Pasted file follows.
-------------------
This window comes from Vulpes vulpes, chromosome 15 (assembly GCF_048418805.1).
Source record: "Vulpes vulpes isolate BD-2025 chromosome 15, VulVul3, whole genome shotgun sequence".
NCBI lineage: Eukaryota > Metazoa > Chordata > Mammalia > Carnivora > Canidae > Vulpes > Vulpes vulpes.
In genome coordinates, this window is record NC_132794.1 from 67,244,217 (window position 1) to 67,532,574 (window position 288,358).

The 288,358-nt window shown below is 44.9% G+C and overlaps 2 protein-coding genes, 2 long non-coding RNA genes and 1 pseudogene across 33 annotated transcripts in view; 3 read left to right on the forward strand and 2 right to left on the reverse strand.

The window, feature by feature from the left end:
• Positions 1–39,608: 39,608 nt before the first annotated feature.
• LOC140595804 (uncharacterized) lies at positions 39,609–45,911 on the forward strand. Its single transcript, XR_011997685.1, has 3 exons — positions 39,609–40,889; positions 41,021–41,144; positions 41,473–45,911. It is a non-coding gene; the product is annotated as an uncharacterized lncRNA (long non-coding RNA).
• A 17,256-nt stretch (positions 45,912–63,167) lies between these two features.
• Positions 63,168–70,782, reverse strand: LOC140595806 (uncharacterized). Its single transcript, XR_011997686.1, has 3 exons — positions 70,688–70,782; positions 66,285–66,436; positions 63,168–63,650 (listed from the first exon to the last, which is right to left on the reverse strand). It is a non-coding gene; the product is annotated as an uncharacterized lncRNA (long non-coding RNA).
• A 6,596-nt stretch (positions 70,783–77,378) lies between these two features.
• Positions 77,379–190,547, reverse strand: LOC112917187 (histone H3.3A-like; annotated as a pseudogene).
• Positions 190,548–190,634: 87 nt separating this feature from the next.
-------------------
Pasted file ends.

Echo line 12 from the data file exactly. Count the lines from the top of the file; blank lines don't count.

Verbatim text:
• Positions 77,379–190,547, reverse strand: LOC112917187 (histone H3.3A-like; annotated as a pseudogene).